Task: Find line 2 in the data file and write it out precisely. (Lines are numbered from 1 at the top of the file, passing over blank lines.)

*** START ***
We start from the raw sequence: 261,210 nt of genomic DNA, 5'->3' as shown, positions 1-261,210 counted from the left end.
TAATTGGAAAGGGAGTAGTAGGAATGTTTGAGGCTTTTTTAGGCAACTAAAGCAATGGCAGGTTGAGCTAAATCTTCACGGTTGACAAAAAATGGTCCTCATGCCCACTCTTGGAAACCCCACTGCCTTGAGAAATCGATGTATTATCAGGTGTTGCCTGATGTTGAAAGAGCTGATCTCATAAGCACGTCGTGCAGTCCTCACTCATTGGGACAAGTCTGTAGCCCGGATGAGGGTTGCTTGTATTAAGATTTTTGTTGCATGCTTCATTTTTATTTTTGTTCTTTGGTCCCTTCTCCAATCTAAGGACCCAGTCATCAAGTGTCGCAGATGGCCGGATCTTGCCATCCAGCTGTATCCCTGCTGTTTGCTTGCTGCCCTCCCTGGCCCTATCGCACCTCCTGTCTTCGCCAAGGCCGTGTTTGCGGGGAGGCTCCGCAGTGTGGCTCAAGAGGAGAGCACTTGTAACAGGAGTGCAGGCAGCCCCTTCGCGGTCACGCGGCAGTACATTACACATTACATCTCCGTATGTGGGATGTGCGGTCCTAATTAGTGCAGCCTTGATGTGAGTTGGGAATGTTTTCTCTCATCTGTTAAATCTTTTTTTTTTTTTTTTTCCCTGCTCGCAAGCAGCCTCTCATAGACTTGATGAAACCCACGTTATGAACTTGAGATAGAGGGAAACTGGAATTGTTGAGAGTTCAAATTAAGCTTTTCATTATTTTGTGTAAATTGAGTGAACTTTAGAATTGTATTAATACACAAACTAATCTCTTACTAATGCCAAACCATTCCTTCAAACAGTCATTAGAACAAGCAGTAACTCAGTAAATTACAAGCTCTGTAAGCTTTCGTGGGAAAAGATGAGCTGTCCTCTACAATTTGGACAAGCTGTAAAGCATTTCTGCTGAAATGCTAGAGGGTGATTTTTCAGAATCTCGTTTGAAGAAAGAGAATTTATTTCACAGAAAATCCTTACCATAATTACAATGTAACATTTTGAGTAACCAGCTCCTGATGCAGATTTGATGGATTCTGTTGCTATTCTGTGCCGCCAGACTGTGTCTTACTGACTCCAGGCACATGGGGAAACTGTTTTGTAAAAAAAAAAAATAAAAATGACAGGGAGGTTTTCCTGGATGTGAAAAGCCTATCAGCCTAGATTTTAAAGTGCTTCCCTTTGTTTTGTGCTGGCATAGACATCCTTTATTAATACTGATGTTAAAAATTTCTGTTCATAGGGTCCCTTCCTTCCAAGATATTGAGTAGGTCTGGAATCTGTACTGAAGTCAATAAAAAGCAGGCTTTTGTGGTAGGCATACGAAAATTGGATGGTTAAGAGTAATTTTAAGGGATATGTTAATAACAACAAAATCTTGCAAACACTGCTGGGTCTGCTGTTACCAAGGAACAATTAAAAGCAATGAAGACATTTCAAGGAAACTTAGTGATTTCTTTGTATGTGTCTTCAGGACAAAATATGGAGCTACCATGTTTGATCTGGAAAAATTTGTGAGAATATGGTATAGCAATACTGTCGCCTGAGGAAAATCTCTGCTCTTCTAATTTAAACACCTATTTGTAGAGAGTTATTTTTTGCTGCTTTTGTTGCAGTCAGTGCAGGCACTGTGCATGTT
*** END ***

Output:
TAATTGGAAAGGGAGTAGTAGGAATGTTTGAGGCTTTTTTAGGCAACTAAAGCAATGGCAGGTTGAGCTAAATCTTCACGGTTGACAAAAAATGGTCCTCATGCCCACTCTTGGAAACCCCACTGCCTTGAGAAATCGATGTATTATCAGGTGTTGCCTGATGTTGAAAGAGCTGATCTCATAAGCACGTCGTGCAGTCCTCACTCATTGGGACAAGTCTGTAGCCCGGATGAGGGTTGCTTGTATTAAGATTTTTGTTGCATGCTTCATTTTTATTTTTGTTCTTTGGTCCCTTCTCCAATCTAAGGACCCAGTCATCAAGTGTCGCAGATGGCCGGATCTTGCCATCCAGCTGTATCCCTGCTGTTTGCTTGCTGCCCTCCCTGGCCCTATCGCACCTCCTGTCTTCGCCAAGGCCGTGTTTGCGGGGAGGCTCCGCAGTGTGGCTCAAGAGGAGAGCACTTGTAACAGGAGTGCAGGCAGCCCCTTCGCGGTCACGCGGCAGTACATTACACATTACATCTCCGTATGTGGGATGTGCGGTCCTAATTAGTGCAGCCTTGATGTGAGTTGGGAATGTTTTCTCTCATCTGTTAAATCTTTTTTTTTTTTTTTTTCCCTGCTCGCAAGCAGCCTCTCATAGACTTGATGAAACCCACGTTATGAACTTGAGATAGAGGGAAACTGGAATTGTTGAGAGTTCAAATTAAGCTTTTCATTATTTTGTGTAAATTGAGTGAACTTTAGAATTGTATTAATACACAAACTAATCTCTTACTAATGCCAAACCATTCCTTCAAACAGTCATTAGAACAAGCAGTAACTCAGTAAATTACAAGCTCTGTAAGCTTTCGTGGGAAAAGATGAGCTGTCCTCTACAATTTGGACAAGCTGTAAAGCATTTCTGCTGAAATGCTAGAGGGTGATTTTTCAGAATCTCGTTTGAAGAAAGAGAATTTATTTCACAGAAAATCCTTACCATAATTACAATGTAACATTTTGAGTAACCAGCTCCTGATGCAGATTTGATGGATTCTGTTGCTATTCTGTGCCGCCAGACTGTGTCTTACTGACTCCAGGCACATGGGGAAACTGTTTTGTAAAAAAAAAAAATAAAAATGACAGGGAGGTTTTCCTGGATGTGAAAAGCCTATCAGCCTAGATTTTAAAGTGCTTCCCTTTGTTTTGTGCTGGCATAGACATCCTTTATTAATACTGATGTTAAAAATTTCTGTTCATAGGGTCCCTTCCTTCCAAGATATTGAGTAGGTCTGGAATCTGTACTGAAGTCAATAAAAAGCAGGCTTTTGTGGTAGGCATACGAAAATTGGATGGTTAAGAGTAATTTTAAGGGATATGTTAATAACAACAAAATCTTGCAAACACTGCTGGGTCTGCTGTTACCAAGGAACAATTAAAAGCAATGAAGACATTTCAAGGAAACTTAGTGATTTCTTTGTATGTGTCTTCAGGACAAAATATGGAGCTACCATGTTTGATCTGGAAAAATTTGTGAGAATATGGTATAGCAATACTGTCGCCTGAGGAAAATCTCTGCTCTTCTAATTTAAACACCTATTTGTAGAGAGTTATTTTTTGCTGCTTTTGTTGCAGTCAGTGCAGGCACTGTGCATGTT